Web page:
We got up at 7:30 and headed straight to Harwich Port to catch the ferry http://www.nantucketislandferry.com/. For some inexplicable reason, Dan tried a different route than the one we had used the day, and we were briefly lost, but we got to the ferry in plenty of time anyway. Once there, we discovered that the price was $43 per person-- much higher than the ferries in Hyannis, which charge $27. When Dan had called about ferry hours, he had neglected to ask prices. We considered going anyway, but $86 for the two of us seemed pretty steep, just to get to the island and back and not accounting for any spending we might do while there. So we got back in the car and headed toward Hyannis. On the way though, we changed our minds about the whole adventure. It seemed like a hassle, and we both hate Hyannis. So we went to the Brewster General Store for coffee, pastries and a little reflection. After some consideration, we decided to go whale watching out of Provincetown instead.
In Provincetown, we found parking and walked to the wharf. There was a Dolphin Fleet boat scheduled to go out at 12:30, so we bought tickets and then tried to decide what to do for an hour while we waited. At the end of the pier was a pirate museum containing treasure from the pirate ship Whydah. This seemed like a good bet, so we went and checked it out. The exhibits were interesting and there was a lot of information on the recovery and restoration of the ship's artifacts.
After we toured the museum (it was rather small), we still had a little time, so we went into town and got some coffee. We sat outside and watched people go by, which is usually a lot of fun in Provincetown, but for whatever reason, several schools had decided to take their students on a field trip that day, and there were pre-teens running around everywhere. We were glad enough to finally get on the boat at noon and settle in. As we boarded, we were warned that the seas were rough, and we were advised to help ourselves to the free Dramamine at the snack counter. I considered it, but have never been prone to seasickness and decided I didn't want to take anything that might make me sleepy.
Dan and I settled ourselves on a bench on deck, sheltered from the rain a bit. I thought at first that I'd be able to tolerate the wind and cold, but about 20 minutes out, I decided that until we came within sight of whales, there was no point in freezing, so I went inside. A few minutes later, Dan followed me in. He was just in time, because no sooner had he settled in beside me at the front of the heated cabin, when a huge wave crashed over the side of the boat, dousing everyone on the bench we had been sitting on just moments earlier. After we had been out for maybe 45 minutes, we saw a finback whale. Dan went outside to see it, but I stayed in and tried to get a few pictures of it. Then we didn't see anything else for a long time. A few people caught sight of some spouts in the distance, but we were unable to catch up with any actual whales, leading the guide to believe that we had seen the spouts of right whales, which are notoriously shy and can dive for hours.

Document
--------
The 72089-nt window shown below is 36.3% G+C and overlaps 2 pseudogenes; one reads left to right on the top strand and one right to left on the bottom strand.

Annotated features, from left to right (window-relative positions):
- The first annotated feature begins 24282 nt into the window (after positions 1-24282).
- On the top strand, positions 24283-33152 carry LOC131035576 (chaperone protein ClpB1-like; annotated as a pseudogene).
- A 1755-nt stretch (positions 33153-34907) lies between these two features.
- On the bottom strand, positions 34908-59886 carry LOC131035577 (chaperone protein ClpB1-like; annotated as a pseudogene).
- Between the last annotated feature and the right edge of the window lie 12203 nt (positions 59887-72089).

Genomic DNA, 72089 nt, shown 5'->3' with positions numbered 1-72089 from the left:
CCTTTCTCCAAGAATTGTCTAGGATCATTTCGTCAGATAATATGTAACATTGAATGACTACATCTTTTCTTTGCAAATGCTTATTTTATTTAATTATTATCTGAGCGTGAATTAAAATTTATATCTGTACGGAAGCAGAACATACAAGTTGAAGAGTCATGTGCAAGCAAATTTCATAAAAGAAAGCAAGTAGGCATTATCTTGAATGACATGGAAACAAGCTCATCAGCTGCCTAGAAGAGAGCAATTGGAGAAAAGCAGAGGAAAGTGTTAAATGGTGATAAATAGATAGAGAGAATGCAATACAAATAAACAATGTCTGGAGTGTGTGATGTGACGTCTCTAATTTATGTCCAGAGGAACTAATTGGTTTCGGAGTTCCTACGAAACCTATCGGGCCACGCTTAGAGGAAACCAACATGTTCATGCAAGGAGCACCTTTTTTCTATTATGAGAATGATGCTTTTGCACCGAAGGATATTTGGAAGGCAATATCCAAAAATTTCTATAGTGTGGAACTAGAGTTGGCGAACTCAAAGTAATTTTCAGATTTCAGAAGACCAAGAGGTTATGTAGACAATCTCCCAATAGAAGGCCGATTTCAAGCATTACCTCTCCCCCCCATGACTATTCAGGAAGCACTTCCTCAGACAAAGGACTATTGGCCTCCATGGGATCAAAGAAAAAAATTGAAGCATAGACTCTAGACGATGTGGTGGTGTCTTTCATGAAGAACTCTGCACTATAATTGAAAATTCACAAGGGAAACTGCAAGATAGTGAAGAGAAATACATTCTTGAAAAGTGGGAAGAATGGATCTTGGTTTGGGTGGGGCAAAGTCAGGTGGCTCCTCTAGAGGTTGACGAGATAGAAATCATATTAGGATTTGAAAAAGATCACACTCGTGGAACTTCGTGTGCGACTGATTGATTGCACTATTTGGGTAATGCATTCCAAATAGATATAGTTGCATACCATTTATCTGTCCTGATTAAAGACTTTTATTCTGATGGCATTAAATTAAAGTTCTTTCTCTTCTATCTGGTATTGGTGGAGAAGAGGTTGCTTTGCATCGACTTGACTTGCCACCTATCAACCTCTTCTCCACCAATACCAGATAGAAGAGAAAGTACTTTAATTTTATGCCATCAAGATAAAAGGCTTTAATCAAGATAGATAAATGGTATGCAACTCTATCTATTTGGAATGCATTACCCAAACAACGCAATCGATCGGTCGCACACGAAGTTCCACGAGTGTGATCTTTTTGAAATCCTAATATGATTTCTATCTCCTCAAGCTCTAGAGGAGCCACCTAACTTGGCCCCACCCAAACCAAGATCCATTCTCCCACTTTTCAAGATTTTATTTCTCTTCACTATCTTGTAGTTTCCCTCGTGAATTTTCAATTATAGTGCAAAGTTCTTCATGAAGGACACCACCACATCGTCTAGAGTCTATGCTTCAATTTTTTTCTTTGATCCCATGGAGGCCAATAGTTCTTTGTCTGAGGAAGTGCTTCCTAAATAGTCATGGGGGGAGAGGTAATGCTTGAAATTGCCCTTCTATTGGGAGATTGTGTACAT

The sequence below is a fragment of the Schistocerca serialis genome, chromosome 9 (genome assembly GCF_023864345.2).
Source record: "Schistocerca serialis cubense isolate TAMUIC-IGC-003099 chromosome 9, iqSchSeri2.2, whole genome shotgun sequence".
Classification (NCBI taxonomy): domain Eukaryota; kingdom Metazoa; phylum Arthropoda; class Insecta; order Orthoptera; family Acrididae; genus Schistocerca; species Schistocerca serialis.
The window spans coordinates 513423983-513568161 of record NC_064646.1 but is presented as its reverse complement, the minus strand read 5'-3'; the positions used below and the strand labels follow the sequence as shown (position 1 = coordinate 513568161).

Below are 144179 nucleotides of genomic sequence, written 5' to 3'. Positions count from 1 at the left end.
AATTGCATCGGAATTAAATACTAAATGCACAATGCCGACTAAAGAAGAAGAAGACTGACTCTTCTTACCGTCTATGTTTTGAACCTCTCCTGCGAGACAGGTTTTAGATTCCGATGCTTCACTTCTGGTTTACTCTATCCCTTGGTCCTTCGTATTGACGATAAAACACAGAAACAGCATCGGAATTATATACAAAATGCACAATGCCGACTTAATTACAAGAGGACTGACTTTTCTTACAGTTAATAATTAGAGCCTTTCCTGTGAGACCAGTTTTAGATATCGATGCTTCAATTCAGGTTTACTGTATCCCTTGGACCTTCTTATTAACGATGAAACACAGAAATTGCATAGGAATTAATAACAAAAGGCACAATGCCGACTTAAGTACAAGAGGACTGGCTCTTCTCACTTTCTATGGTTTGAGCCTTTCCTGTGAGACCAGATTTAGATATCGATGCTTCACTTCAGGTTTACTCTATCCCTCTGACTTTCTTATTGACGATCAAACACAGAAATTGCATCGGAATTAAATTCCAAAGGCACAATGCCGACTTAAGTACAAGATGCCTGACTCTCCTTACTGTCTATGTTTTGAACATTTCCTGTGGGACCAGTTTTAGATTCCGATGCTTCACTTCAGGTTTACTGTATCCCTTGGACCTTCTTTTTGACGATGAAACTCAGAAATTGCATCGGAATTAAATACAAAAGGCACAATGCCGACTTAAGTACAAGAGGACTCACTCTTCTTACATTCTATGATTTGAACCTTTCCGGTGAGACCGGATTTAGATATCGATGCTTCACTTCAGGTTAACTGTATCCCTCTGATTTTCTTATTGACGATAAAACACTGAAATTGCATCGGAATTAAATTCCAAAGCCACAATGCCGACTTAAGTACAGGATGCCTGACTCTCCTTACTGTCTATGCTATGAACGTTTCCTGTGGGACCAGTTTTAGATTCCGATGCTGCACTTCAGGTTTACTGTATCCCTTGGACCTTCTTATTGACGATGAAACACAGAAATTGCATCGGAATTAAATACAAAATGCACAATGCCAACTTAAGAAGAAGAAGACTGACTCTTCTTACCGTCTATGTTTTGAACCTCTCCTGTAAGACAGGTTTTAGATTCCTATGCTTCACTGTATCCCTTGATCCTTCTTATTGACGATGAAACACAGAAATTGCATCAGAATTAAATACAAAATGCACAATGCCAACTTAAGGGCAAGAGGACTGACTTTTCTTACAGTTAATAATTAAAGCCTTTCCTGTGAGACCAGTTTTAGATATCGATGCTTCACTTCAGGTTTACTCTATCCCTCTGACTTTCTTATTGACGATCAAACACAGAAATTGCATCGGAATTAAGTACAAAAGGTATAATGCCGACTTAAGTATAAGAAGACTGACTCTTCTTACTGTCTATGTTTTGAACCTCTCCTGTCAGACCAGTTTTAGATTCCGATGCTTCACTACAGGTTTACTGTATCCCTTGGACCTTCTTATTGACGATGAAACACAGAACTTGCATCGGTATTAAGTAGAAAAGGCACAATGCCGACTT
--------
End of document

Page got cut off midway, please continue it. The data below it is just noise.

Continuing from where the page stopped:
Finally after nearly three hours on the water, we came upon a humpback that stayed by the boat long enough to surface several times so we could see it. The last time, it did a complete dive, raising its fluke into the air as it did so. It was so unexpected and beautiful that I didn't want to ruin the moment by fussing with my camera, so unfortunately I didn't get a picture of it.
After that, we headed back to port. We were a long way out, and it took about an hour. The seas were a little calmer now, since we were no longer moving against the wind and tides, but it was too late for a lot of people to avoid being sick. I had never seen so much seasickness before-- people everywhere were hunched over paper bags, if they could get one open in time. A custodian with a mop took care of the ones who didn't have bags. The seas were really rough that day though, with waves going completely over the bow at some points, so I wasn't put off by it all. Dan and I later learned that the boat that had gone out before us had hit a hard wave around noon, and 18 people were injured, 3 with broken bones. Luckily, nothing so dramatic happened to us, although there were a few fools who stood outside without holding onto anything and got knocked around a bit.
Back on shore, we decided that a snack was in order, so we headed into town. We went to the Lobster Pot, where I warmed up with a delicious lobster chowder and cup of tea. Then we walked around a bit, browsing the shops and taking in the street scene. It was after 5:00 by now though, and a lot of places were closing.
We headed back toward home and checked out three of the beaches in the area known as the Brewster Flats. Then, since no evening would be complete for Dan without a sunset at Corporation, we went to his favorite beach for one last look from the jetty. Then we headed over to Brax for dinner, where the dark dining room made me feel inexplicably as if I were back on the whale watching boat. If I closed my eyes, I thought I could actually feel the room sway.
After a nice dinner of salmon (I was tired of local fish by this point), we headed home, getting in just before a thunderstorm hit. Cozy in our cottage, we turned in early after packing a bit, to minimize work the next day.